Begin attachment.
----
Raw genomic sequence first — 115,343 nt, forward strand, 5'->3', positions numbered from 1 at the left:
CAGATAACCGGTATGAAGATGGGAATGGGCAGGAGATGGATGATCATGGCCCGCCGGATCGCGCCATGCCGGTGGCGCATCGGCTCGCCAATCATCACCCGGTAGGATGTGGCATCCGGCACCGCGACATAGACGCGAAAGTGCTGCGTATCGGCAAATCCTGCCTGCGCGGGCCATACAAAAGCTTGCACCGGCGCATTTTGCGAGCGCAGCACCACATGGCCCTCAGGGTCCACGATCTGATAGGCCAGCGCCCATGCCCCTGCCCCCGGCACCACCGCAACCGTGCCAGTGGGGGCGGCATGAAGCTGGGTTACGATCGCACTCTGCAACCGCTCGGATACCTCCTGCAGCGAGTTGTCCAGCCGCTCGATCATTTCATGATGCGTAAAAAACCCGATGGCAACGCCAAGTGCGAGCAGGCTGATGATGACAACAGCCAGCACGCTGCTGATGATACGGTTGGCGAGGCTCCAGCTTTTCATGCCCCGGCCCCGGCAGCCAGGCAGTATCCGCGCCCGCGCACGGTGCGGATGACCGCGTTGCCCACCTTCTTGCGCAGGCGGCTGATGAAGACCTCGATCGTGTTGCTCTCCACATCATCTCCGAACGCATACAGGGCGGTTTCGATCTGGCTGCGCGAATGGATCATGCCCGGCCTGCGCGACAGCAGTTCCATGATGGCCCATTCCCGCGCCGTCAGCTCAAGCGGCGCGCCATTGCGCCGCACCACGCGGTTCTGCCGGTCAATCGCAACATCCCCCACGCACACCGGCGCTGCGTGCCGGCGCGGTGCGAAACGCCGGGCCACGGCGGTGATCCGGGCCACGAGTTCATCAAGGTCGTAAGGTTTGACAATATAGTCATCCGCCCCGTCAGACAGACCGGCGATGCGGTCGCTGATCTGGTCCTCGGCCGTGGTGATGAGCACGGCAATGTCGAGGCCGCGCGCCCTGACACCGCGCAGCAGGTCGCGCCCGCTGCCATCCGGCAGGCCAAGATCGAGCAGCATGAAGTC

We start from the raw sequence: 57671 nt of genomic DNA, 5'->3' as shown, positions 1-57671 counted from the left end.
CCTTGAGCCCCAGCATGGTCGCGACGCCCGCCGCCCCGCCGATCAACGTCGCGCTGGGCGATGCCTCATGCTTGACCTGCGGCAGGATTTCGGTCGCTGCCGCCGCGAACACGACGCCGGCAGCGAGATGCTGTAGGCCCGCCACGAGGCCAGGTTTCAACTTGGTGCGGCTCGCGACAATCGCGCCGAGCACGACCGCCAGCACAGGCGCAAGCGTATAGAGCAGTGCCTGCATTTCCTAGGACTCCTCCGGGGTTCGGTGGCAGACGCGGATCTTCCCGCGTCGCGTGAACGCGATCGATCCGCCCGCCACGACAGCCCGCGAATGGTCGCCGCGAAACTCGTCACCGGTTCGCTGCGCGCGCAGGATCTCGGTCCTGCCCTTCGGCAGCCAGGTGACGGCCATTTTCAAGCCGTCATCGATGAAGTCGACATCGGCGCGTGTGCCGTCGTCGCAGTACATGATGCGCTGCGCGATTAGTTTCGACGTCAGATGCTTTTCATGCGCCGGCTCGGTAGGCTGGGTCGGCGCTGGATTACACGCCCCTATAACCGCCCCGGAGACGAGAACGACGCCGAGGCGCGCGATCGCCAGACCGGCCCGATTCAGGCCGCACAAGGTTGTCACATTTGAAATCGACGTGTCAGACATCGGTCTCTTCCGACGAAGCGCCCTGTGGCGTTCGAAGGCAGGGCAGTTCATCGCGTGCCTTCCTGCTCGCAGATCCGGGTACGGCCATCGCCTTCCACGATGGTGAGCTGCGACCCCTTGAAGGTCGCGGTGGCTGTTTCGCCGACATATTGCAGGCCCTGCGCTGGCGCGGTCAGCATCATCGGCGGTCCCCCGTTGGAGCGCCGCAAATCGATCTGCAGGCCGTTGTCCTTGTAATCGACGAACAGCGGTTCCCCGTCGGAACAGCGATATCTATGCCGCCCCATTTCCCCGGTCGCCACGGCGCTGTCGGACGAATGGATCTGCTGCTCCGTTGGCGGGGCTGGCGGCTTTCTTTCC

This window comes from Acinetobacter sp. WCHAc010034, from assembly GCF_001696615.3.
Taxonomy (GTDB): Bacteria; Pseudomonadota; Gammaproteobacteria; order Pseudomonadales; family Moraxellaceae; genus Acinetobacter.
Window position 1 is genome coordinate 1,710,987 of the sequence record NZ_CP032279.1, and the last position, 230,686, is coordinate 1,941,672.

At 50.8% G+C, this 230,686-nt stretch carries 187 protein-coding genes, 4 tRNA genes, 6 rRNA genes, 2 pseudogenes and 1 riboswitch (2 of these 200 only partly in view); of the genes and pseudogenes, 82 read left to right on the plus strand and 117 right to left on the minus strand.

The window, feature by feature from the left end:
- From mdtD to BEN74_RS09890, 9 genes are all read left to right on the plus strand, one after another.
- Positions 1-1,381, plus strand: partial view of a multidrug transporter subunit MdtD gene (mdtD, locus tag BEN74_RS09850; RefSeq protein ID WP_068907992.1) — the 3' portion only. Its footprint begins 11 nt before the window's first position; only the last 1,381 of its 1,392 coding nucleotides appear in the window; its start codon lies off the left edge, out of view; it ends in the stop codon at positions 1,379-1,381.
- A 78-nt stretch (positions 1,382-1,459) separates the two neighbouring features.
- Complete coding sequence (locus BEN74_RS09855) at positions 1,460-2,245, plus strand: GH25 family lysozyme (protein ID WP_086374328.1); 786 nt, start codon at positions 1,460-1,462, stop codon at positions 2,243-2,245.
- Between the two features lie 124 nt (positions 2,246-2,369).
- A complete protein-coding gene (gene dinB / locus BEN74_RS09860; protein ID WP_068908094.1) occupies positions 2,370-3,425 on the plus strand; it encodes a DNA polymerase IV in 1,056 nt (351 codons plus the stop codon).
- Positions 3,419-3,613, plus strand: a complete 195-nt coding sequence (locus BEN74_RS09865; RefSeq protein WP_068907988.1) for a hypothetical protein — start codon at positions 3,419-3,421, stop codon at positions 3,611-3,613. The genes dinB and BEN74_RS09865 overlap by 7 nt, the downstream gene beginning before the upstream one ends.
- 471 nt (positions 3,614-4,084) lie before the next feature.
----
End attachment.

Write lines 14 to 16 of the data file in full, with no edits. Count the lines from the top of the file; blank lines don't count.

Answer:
- Between the two features lie 124 nt (positions 2,246-2,369).
- A complete protein-coding gene (gene dinB / locus BEN74_RS09860; protein ID WP_068908094.1) occupies positions 2,370-3,425 on the plus strand; it encodes a DNA polymerase IV in 1,056 nt (351 codons plus the stop codon).
- Positions 3,419-3,613, plus strand: a complete 195-nt coding sequence (locus BEN74_RS09865; RefSeq protein WP_068907988.1) for a hypothetical protein — start codon at positions 3,419-3,421, stop codon at positions 3,611-3,613. The genes dinB and BEN74_RS09865 overlap by 7 nt, the downstream gene beginning before the upstream one ends.